Thursday, September 18, 2008

After Ike

Well, it’s been a long, long time. I’m sorry that I’ve not been updating the blog more regularly but I’ll try to fill you all in on what’s going on here in Houston.

Our course, giving you some insight to what’s happened here in the last week could take a while. Really, without being overly dramatic, the city and the surrounding areas are just very badly shaken. It’s unnerving to drive around and see the scope of the damage to property, nature and human lives. People from all walks of life are just meandering in a sort of daze – but trying to keep their spirits up. Most of them are out on a mission. Finding a gas station with a supply and the electrical power to pump it. Finding a station where the wait is less than an hour. It seems that keeping fuel in the tank brings some sort of security to us all. It’s odd, I admit. I try to dismiss it and not analyze too much but when my gas gauge gets near the half way point, I have to say, it’s, well, it’s just weird.

There are pockets of the city – and the pockets are no respecters of class or stock portfolio - where the power has been off since last Friday evening. It’s one thing to drive past during the day and sense the stillness of a once beautiful neighborhood, but quite another to pass through at night. It’s dark and still. Most of the residences are vacant, the owners off to stay with friends or relatives or perhaps, off to a second home in the hill country.

Others that live more normal lives simply have to make do. They spend their days trying to accomplish some simple task. Finding groceries, a restaurant, another gas station.

It’s strange that a city of four million people can be brought to it’s knees by a single force of nature. It’s aftermath magnifies the size of this community. It shows the gigantic scope of it’s business and commerce. I can’t imagine anyone will ever be able to put a price on what was lost and continues to be lost today.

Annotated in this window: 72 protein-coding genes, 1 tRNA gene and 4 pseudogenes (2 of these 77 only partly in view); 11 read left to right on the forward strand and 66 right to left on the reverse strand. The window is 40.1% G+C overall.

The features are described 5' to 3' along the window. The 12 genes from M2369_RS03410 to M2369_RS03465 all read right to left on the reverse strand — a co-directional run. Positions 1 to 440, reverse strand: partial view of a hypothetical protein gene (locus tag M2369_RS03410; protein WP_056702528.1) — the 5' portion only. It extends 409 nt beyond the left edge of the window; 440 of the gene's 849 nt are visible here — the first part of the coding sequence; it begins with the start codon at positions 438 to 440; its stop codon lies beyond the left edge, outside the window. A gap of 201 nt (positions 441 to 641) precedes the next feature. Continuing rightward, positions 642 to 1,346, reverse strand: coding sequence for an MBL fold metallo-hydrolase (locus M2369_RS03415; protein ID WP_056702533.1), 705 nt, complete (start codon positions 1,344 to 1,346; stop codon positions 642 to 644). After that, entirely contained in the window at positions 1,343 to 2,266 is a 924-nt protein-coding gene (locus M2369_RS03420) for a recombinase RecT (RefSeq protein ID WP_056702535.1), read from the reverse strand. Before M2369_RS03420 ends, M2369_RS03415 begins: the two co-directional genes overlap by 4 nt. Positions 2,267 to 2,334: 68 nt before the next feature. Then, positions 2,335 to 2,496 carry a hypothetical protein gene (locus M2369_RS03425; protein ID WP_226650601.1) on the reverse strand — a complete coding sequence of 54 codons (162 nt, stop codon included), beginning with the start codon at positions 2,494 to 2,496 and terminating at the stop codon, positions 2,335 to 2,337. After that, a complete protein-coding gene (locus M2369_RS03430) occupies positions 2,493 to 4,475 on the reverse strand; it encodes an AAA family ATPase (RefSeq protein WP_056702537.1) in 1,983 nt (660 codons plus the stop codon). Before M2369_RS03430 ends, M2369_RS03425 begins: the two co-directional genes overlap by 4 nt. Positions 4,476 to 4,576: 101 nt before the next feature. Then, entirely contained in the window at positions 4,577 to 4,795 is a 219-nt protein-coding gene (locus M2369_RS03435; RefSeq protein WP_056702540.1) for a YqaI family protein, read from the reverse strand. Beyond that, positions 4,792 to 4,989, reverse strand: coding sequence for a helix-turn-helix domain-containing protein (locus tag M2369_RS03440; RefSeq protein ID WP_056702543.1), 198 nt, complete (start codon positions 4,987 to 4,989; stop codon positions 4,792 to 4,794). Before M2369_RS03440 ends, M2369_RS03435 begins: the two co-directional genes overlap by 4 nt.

It’s interesting to me that we’re all quick to try and estimate the price of the loss. It’s some sort of twist in the nature of a human, I think. It might say something about what we value. It might suggest that we shift the once important, prioritized items to a lower place on our list. Material things that can be so quickly snatched from our tight hold might not be worth all the energy it takes to protect them. Just sayin’.

The broken record in me still plays “Be thankful, be thankful, be thankful.” And I am. I am unharmed, for the most part, as are all those I love. Unharmed except that my heart aches at the constant sight of tragedy. It’s literally everywhere you look in Houston.

I’ve not ventured too far from here. There is comfort in staying close to home right now. Watching things unfold around me. Lending a hand when I can. A kind word. A sympathetic question? An ear.

And there is mild humor in some of it. It’s still funny to me to watch the televison and hear them tell where relief and aid are going to be set up today. They’re doing a good job, I suppose, but the people that need most of the information they’re dispensing aren’t watching TV – no power! “Go to our website and get info on this or that.” Uh…again, I can’t go to your website if my wall plugs are dead. In 2008, it’s still a good idea to go to Radio Shack and spend ten dollars on a battery operated radio.